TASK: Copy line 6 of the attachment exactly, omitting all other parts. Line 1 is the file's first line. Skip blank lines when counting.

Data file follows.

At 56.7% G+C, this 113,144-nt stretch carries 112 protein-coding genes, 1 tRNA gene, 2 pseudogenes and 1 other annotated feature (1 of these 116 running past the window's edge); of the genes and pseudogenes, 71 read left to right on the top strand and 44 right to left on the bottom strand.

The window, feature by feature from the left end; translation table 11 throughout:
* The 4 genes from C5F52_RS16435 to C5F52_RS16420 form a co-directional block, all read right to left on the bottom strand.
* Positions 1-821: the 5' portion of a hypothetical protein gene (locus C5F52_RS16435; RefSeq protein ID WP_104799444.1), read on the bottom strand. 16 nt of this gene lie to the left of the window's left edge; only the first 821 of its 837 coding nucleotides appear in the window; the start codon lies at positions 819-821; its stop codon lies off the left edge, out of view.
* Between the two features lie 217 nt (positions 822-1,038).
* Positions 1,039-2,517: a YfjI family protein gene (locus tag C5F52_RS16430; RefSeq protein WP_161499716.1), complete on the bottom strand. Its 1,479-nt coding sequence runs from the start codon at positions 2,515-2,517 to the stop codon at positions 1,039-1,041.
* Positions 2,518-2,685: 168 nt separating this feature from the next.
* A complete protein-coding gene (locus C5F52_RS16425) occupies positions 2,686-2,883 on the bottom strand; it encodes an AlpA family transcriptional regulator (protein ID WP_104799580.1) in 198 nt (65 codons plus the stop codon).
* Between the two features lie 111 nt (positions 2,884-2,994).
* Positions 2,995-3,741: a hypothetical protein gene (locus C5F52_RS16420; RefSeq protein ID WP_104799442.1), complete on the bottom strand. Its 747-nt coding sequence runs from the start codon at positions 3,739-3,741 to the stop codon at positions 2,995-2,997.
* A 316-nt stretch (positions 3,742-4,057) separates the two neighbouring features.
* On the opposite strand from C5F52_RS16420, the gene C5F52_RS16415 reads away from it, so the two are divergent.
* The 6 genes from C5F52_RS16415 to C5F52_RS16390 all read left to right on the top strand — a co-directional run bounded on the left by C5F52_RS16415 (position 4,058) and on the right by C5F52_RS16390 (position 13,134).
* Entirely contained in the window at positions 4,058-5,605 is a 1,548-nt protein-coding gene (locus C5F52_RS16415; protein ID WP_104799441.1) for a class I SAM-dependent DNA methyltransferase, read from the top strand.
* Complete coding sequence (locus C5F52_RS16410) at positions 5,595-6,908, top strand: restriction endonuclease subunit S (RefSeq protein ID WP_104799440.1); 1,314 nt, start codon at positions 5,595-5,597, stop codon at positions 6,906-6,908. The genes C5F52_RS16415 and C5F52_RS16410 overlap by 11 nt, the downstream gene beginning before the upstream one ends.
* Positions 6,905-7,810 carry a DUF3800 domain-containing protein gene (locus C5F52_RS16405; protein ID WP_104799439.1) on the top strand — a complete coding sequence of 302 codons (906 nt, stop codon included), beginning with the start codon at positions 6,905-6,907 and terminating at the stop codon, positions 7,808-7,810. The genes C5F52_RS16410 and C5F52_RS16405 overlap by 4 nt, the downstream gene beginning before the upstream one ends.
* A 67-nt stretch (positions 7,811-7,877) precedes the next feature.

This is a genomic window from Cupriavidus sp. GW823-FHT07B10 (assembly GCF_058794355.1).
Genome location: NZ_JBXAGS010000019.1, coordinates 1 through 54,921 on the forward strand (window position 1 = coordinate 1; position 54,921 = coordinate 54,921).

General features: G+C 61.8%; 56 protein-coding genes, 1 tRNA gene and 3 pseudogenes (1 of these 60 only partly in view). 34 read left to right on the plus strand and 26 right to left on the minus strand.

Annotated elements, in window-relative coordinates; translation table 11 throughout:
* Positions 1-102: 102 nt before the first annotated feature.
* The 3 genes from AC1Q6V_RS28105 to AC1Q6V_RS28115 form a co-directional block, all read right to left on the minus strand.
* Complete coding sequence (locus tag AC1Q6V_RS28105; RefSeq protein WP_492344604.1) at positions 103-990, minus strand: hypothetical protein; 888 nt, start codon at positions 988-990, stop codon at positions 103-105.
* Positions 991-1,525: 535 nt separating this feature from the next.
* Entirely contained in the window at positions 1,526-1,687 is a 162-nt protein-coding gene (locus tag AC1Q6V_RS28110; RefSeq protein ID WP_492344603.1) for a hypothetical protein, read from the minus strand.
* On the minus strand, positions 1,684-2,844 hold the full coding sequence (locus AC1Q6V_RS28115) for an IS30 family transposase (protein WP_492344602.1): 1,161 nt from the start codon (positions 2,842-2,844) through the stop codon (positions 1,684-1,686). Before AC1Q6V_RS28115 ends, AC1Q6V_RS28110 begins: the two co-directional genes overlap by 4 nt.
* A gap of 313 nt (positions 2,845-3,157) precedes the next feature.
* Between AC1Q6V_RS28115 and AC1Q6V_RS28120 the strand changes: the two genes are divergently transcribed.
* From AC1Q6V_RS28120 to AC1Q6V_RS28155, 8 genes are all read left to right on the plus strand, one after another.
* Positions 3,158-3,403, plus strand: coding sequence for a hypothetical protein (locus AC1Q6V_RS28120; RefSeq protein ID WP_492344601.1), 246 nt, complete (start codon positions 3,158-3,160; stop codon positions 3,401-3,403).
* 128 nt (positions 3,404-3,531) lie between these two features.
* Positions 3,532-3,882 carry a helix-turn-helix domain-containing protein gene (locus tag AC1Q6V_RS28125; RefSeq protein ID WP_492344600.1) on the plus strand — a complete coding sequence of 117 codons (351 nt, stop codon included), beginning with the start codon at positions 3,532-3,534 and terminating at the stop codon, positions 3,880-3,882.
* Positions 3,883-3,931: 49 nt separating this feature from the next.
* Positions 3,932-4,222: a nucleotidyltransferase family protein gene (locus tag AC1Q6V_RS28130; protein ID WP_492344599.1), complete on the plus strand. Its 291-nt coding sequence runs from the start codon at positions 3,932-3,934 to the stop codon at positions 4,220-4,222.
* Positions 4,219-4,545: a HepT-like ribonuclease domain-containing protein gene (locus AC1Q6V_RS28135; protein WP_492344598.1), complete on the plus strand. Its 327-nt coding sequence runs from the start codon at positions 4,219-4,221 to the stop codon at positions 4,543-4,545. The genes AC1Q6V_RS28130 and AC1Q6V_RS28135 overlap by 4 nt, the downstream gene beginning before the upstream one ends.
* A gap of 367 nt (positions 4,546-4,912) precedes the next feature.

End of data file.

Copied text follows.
* Positions 1,039-2,517: a YfjI family protein gene (locus tag C5F52_RS16430; RefSeq protein WP_161499716.1), complete on the bottom strand. Its 1,479-nt coding sequence runs from the start codon at positions 2,515-2,517 to the stop codon at positions 1,039-1,041.